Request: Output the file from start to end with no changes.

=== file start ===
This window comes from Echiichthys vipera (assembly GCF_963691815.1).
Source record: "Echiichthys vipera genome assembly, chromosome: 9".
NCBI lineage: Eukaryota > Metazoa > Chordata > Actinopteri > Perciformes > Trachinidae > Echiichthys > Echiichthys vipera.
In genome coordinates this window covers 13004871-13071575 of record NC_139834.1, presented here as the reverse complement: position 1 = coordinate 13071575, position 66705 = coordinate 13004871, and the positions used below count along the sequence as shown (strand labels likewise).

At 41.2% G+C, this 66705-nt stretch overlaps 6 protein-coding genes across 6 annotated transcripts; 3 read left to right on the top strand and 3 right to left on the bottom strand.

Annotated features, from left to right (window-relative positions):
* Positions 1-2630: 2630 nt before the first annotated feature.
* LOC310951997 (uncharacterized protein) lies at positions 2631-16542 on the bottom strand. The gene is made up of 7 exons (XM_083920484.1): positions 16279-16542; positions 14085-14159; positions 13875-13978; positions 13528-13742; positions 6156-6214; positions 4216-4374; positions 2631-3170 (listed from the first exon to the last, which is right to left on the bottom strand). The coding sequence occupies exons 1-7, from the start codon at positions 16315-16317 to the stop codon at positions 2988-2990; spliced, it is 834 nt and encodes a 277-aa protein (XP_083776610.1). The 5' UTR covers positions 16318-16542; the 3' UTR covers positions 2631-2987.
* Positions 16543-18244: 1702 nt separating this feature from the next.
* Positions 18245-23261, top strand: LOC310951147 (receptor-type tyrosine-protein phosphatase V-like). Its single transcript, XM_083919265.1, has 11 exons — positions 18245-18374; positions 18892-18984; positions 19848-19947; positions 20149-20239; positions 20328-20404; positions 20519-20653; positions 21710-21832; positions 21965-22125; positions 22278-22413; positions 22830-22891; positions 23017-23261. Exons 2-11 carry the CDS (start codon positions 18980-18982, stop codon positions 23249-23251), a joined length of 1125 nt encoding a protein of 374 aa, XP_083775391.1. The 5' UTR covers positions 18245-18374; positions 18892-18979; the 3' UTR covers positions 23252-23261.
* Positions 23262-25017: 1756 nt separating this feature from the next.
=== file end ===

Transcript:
This window comes from Echiichthys vipera (assembly GCF_963691815.1).
Source record: "Echiichthys vipera genome assembly, chromosome: 9".
NCBI lineage: Eukaryota > Metazoa > Chordata > Actinopteri > Perciformes > Trachinidae > Echiichthys > Echiichthys vipera.
In genome coordinates this window covers 13004871-13071575 of record NC_139834.1, presented here as the reverse complement: position 1 = coordinate 13071575, position 66705 = coordinate 13004871, and the positions used below count along the sequence as shown (strand labels likewise).

At 41.2% G+C, this 66705-nt stretch overlaps 6 protein-coding genes across 6 annotated transcripts; 3 read left to right on the top strand and 3 right to left on the bottom strand.

Annotated features, from left to right (window-relative positions):
* Positions 1-2630: 2630 nt before the first annotated feature.
* LOC310951997 (uncharacterized protein) lies at positions 2631-16542 on the bottom strand. The gene is made up of 7 exons (XM_083920484.1): positions 16279-16542; positions 14085-14159; positions 13875-13978; positions 13528-13742; positions 6156-6214; positions 4216-4374; positions 2631-3170 (listed from the first exon to the last, which is right to left on the bottom strand). The coding sequence occupies exons 1-7, from the start codon at positions 16315-16317 to the stop codon at positions 2988-2990; spliced, it is 834 nt and encodes a 277-aa protein (XP_083776610.1). The 5' UTR covers positions 16318-16542; the 3' UTR covers positions 2631-2987.
* Positions 16543-18244: 1702 nt separating this feature from the next.
* Positions 18245-23261, top strand: LOC310951147 (receptor-type tyrosine-protein phosphatase V-like). Its single transcript, XM_083919265.1, has 11 exons — positions 18245-18374; positions 18892-18984; positions 19848-19947; positions 20149-20239; positions 20328-20404; positions 20519-20653; positions 21710-21832; positions 21965-22125; positions 22278-22413; positions 22830-22891; positions 23017-23261. Exons 2-11 carry the CDS (start codon positions 18980-18982, stop codon positions 23249-23251), a joined length of 1125 nt encoding a protein of 374 aa, XP_083775391.1. The 5' UTR covers positions 18245-18374; positions 18892-18979; the 3' UTR covers positions 23252-23261.
* Positions 23262-25017: 1756 nt separating this feature from the next.